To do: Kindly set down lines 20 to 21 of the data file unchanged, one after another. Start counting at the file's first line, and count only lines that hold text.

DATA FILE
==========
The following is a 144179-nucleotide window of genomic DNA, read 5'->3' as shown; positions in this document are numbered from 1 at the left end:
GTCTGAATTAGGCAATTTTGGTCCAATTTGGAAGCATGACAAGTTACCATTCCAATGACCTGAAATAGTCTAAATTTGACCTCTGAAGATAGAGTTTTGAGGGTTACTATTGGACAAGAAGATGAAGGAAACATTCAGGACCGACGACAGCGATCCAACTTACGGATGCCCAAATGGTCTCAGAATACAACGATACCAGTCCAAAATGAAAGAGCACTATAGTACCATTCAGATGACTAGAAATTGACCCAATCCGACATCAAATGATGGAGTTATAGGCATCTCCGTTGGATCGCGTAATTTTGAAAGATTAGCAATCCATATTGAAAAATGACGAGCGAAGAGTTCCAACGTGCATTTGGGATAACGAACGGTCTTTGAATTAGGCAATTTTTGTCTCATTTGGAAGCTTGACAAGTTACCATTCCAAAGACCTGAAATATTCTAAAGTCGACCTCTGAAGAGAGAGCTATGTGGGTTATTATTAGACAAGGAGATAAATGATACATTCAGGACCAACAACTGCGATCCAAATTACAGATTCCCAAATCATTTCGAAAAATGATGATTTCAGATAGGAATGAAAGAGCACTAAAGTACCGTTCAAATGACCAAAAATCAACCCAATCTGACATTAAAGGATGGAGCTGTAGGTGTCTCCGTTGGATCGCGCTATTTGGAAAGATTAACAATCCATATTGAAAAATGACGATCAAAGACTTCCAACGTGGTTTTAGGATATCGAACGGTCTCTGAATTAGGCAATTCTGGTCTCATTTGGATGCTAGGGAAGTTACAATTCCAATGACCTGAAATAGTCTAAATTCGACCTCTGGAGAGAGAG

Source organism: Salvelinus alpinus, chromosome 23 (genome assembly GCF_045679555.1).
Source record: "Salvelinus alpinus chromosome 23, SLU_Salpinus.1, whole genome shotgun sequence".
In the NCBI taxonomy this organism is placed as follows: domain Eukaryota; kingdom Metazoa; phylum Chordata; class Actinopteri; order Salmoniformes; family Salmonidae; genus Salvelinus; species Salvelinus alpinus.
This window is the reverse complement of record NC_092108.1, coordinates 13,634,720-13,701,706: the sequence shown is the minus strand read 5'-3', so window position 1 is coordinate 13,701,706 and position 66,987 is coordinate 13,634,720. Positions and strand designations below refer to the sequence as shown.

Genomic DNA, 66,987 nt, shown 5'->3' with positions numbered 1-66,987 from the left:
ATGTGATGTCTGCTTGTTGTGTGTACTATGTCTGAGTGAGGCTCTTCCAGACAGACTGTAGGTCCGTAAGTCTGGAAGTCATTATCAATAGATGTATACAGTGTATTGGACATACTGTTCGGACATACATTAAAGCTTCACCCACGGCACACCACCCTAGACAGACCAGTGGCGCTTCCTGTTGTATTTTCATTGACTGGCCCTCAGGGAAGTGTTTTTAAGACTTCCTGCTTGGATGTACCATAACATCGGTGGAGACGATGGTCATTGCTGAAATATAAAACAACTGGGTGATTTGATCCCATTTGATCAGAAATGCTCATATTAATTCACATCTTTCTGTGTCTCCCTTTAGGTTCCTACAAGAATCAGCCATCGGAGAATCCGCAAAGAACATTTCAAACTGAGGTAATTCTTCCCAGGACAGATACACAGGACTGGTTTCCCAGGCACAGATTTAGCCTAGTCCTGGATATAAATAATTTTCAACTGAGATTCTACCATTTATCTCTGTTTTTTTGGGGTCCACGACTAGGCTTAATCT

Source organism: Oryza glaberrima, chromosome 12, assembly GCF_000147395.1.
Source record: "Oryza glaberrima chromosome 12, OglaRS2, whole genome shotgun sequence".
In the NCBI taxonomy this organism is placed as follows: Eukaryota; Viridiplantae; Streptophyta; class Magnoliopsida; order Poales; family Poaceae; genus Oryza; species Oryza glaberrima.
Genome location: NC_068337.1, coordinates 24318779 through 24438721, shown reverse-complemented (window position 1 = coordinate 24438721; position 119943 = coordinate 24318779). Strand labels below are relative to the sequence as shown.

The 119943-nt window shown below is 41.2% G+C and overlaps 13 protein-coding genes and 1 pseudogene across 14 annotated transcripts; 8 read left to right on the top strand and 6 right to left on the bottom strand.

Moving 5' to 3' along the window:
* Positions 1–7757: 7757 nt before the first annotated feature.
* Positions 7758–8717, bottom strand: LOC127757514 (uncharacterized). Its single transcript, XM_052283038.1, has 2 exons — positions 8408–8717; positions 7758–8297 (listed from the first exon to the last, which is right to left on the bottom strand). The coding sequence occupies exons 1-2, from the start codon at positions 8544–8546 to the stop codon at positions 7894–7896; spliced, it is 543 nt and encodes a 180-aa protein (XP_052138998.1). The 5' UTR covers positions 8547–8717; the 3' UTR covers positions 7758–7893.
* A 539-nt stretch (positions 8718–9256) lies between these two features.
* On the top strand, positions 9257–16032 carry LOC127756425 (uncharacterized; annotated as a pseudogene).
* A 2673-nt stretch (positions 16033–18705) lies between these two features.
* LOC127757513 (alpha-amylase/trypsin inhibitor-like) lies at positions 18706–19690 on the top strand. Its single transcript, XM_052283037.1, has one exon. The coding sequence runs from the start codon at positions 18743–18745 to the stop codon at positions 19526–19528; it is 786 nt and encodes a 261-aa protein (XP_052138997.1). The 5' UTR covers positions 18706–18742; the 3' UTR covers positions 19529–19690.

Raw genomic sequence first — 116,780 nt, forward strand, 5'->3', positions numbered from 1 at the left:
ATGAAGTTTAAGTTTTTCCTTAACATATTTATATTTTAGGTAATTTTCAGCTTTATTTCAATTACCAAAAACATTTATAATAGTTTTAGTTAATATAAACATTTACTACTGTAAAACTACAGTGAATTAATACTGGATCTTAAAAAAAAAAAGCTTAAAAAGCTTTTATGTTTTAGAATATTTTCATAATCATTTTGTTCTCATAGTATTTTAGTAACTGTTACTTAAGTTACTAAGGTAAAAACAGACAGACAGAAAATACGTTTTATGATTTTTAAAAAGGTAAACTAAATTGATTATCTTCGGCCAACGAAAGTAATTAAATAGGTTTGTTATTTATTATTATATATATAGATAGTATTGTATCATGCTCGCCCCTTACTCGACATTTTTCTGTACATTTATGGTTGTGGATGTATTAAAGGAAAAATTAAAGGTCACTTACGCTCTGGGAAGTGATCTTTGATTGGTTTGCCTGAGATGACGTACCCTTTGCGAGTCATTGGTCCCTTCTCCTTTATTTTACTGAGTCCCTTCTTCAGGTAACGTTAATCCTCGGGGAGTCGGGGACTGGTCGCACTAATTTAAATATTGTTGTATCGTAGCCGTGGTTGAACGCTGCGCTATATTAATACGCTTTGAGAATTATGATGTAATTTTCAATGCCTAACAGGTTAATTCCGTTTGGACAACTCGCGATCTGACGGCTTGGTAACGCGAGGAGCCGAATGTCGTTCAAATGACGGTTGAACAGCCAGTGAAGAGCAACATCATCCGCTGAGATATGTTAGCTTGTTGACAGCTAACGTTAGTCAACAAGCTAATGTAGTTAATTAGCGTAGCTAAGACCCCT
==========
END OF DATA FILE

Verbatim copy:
* LOC127757513 (alpha-amylase/trypsin inhibitor-like) lies at positions 18706–19690 on the top strand. Its single transcript, XM_052283037.1, has one exon. The coding sequence runs from the start codon at positions 18743–18745 to the stop codon at positions 19526–19528; it is 786 nt and encodes a 261-aa protein (XP_052138997.1). The 5' UTR covers positions 18706–18742; the 3' UTR covers positions 19529–19690.

Raw genomic sequence first — 116,780 nt, forward strand, 5'->3', positions numbered from 1 at the left: